How Will Grouped Keyword Changes Affect Your Search Marketing Campaign?
Oh Google, what have you done now? Why must you taunt us search marketers so?
From June 2016, Google has decided to group keyword volumes for similar keywords in Keyword Planner in AdWords. I noticed this as I was compiling keyword data from the AdWords Keyword Tool for biddible. Both Google Shopping Pay per Click and Google Shopping PPC were grouped together. This was also the case where the term Ads or Advertising were used. This grouping means that the search volume figures will be grouped too so if SEO searched 36,000 times and Search Engine Optimisation is searched 21,500 times figures will be combined and displayed as 57,500.
In addition to the keyword grouping changes, Google has also been reducing access to the keyword planner data for some accounts. This is largely dependent on campaign spend with advertisers with lower monthly spends being the first to notice this restriction. There are a number of posts that have come up with ways to get around this but how long will it be before Google catches on?
These changes will have an effect on anyone who uses keyword data, more specifically PPC and SEOs. This is because our primary source of data is from the Keyword Planner. Even external tools such as SEMRush or SearchMetrics use Keyword Planner data.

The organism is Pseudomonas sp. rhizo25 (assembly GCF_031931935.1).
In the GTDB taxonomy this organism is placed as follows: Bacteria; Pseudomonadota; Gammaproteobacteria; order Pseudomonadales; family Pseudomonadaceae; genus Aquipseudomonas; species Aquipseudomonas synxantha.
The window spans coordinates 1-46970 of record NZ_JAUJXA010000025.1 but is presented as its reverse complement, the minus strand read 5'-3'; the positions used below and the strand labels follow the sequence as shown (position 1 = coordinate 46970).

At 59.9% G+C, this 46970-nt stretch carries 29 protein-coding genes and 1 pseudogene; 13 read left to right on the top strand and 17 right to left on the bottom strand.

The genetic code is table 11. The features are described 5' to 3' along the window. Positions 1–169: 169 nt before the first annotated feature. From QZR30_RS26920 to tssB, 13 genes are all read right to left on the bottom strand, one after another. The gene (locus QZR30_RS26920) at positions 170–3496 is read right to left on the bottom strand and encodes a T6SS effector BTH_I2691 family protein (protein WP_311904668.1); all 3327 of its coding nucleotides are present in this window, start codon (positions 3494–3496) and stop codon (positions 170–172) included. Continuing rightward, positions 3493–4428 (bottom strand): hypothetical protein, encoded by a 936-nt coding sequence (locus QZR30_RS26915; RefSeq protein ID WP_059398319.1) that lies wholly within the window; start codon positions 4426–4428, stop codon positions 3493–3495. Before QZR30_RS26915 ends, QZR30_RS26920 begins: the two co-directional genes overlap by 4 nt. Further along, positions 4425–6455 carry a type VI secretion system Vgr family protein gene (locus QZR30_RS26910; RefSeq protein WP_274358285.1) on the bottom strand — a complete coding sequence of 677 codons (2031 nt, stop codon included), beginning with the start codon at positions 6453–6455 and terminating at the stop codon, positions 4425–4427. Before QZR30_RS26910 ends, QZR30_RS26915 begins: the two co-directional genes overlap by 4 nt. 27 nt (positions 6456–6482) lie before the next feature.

Why? Why? Why?
Apart from being mean? There are actually some good reasons for these changes. Google has recently released a new parser to the public which is more intelligent when it comes to natural language processing than ever.
The question is, how will this affect the pages that rank for similar keywords. Does this mean because keywords are similar that search results will be similar too? If this theory is correct then if keywords are viewed as identical then we should see the same pages ranking for the keywords.
Moz has recently carried some analysis on this and has categorised the keywords that seem to be grouped into initialisms and abbreviations, plurals, verb stems, punctuated keywords, keywords with spelling errors. They found that keyword grouping occurs most frequently for plural variations of keywords and keywords with typos experiencing the lowest levels of grouping.
There does not seem to be a great deal of difference between the keywords that are grouped by the Planner and those that aren’t which would suggest that search intent doesn’t play as much of a big role as first thought. There would appear to be no differences between grouped and ungrouped keyword pairs when it comes to SERP similarity.
Don’t Forget – Google is Smart
Google are making big strides when it comes to natural language processing and intent assessment so it makes sense that they are starting to associate similar keywords in their results. What we can say with confidence is that keyword grouping is still in its infancy, however as Google develops more sophisticated language processing and intent assessments we will see a new age of data processing.